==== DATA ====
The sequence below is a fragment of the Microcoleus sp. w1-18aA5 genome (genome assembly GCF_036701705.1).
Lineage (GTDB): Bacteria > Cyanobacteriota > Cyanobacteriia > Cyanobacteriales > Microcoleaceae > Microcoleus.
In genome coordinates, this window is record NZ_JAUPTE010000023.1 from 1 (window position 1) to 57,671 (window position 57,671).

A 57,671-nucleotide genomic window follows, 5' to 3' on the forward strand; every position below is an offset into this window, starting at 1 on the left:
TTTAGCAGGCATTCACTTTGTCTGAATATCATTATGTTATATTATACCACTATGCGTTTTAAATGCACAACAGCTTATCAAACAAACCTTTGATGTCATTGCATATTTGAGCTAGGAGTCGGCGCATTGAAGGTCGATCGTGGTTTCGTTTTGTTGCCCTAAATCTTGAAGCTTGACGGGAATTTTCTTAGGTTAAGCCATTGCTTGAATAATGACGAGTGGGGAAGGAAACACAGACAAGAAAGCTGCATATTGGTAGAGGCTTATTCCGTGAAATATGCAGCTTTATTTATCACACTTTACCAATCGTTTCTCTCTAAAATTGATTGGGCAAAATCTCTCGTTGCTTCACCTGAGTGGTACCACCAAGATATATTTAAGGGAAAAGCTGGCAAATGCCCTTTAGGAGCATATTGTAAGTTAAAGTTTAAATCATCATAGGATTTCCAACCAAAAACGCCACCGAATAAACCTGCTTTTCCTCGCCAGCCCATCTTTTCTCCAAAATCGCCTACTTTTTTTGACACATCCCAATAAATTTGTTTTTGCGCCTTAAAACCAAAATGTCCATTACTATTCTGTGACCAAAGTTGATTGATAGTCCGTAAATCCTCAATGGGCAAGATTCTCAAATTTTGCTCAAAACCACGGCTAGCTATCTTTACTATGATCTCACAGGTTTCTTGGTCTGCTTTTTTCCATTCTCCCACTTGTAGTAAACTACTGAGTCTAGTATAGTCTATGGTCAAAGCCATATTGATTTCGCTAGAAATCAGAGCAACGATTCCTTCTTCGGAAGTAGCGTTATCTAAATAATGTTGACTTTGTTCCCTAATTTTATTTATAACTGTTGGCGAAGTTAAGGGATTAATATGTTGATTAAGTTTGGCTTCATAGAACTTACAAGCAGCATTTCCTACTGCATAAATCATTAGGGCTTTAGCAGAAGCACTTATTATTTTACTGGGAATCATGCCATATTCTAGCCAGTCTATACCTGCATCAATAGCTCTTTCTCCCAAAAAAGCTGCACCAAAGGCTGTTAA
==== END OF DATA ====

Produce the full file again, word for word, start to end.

The sequence below is a fragment of the Microcoleus sp. w1-18aA5 genome (genome assembly GCF_036701705.1).
Lineage (GTDB): Bacteria > Cyanobacteriota > Cyanobacteriia > Cyanobacteriales > Microcoleaceae > Microcoleus.
In genome coordinates, this window is record NZ_JAUPTE010000023.1 from 1 (window position 1) to 57,671 (window position 57,671).

A 57,671-nucleotide genomic window follows, 5' to 3' on the forward strand; every position below is an offset into this window, starting at 1 on the left:
TTTAGCAGGCATTCACTTTGTCTGAATATCATTATGTTATATTATACCACTATGCGTTTTAAATGCACAACAGCTTATCAAACAAACCTTTGATGTCATTGCATATTTGAGCTAGGAGTCGGCGCATTGAAGGTCGATCGTGGTTTCGTTTTGTTGCCCTAAATCTTGAAGCTTGACGGGAATTTTCTTAGGTTAAGCCATTGCTTGAATAATGACGAGTGGGGAAGGAAACACAGACAAGAAAGCTGCATATTGGTAGAGGCTTATTCCGTGAAATATGCAGCTTTATTTATCACACTTTACCAATCGTTTCTCTCTAAAATTGATTGGGCAAAATCTCTCGTTGCTTCACCTGAGTGGTACCACCAAGATATATTTAAGGGAAAAGCTGGCAAATGCCCTTTAGGAGCATATTGTAAGTTAAAGTTTAAATCATCATAGGATTTCCAACCAAAAACGCCACCGAATAAACCTGCTTTTCCTCGCCAGCCCATCTTTTCTCCAAAATCGCCTACTTTTTTTGACACATCCCAATAAATTTGTTTTTGCGCCTTAAAACCAAAATGTCCATTACTATTCTGTGACCAAAGTTGATTGATAGTCCGTAAATCCTCAATGGGCAAGATTCTCAAATTTTGCTCAAAACCACGGCTAGCTATCTTTACTATGATCTCACAGGTTTCTTGGTCTGCTTTTTTCCATTCTCCCACTTGTAGTAAACTACTGAGTCTAGTATAGTCTATGGTCAAAGCCATATTGATTTCGCTAGAAATCAGAGCAACGATTCCTTCTTCGGAAGTAGCGTTATCTAAATAATGTTGACTTTGTTCCCTAATTTTATTTATAACTGTTGGCGAAGTTAAGGGATTAATATGTTGATTAAGTTTGGCTTCATAGAACTTACAAGCAGCATTTCCTACTGCATAAATCATTAGGGCTTTAGCAGAAGCACTTATTATTTTACTGGGAATCATGCCATATTCTAGCCAGTCTATACCTGCATCAATAGCTCTTTCTCCCAAAAAAGCTGCACCAAAGGCTGTTAA